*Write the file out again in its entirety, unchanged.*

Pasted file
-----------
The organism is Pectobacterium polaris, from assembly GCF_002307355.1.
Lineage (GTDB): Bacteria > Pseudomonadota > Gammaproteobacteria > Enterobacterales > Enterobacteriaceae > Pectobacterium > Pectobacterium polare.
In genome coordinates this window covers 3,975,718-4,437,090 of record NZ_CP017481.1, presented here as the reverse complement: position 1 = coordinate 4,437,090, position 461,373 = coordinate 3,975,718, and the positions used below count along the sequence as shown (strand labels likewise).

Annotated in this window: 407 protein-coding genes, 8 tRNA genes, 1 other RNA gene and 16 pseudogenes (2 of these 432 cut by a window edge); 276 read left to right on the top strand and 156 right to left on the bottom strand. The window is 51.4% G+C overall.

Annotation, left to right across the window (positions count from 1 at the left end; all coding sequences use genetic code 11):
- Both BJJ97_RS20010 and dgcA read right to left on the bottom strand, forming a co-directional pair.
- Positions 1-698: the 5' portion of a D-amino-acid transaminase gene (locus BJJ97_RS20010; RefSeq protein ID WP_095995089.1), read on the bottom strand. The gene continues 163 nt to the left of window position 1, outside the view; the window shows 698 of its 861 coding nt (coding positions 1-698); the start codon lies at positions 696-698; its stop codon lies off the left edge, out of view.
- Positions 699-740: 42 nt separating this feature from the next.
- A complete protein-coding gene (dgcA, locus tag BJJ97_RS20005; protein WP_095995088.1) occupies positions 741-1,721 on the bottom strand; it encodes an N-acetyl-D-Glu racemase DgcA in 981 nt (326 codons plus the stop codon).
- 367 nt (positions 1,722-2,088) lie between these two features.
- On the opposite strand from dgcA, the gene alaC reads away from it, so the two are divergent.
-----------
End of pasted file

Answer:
The organism is Pectobacterium polaris, from assembly GCF_002307355.1.
Lineage (GTDB): Bacteria > Pseudomonadota > Gammaproteobacteria > Enterobacterales > Enterobacteriaceae > Pectobacterium > Pectobacterium polare.
In genome coordinates this window covers 3,975,718-4,437,090 of record NZ_CP017481.1, presented here as the reverse complement: position 1 = coordinate 4,437,090, position 461,373 = coordinate 3,975,718, and the positions used below count along the sequence as shown (strand labels likewise).

Annotated in this window: 407 protein-coding genes, 8 tRNA genes, 1 other RNA gene and 16 pseudogenes (2 of these 432 cut by a window edge); 276 read left to right on the top strand and 156 right to left on the bottom strand. The window is 51.4% G+C overall.

Annotation, left to right across the window (positions count from 1 at the left end; all coding sequences use genetic code 11):
- Both BJJ97_RS20010 and dgcA read right to left on the bottom strand, forming a co-directional pair.
- Positions 1-698: the 5' portion of a D-amino-acid transaminase gene (locus BJJ97_RS20010; RefSeq protein ID WP_095995089.1), read on the bottom strand. The gene continues 163 nt to the left of window position 1, outside the view; the window shows 698 of its 861 coding nt (coding positions 1-698); the start codon lies at positions 696-698; its stop codon lies off the left edge, out of view.
- Positions 699-740: 42 nt separating this feature from the next.
- A complete protein-coding gene (dgcA, locus tag BJJ97_RS20005; protein WP_095995088.1) occupies positions 741-1,721 on the bottom strand; it encodes an N-acetyl-D-Glu racemase DgcA in 981 nt (326 codons plus the stop codon).
- 367 nt (positions 1,722-2,088) lie between these two features.
- On the opposite strand from dgcA, the gene alaC reads away from it, so the two are divergent.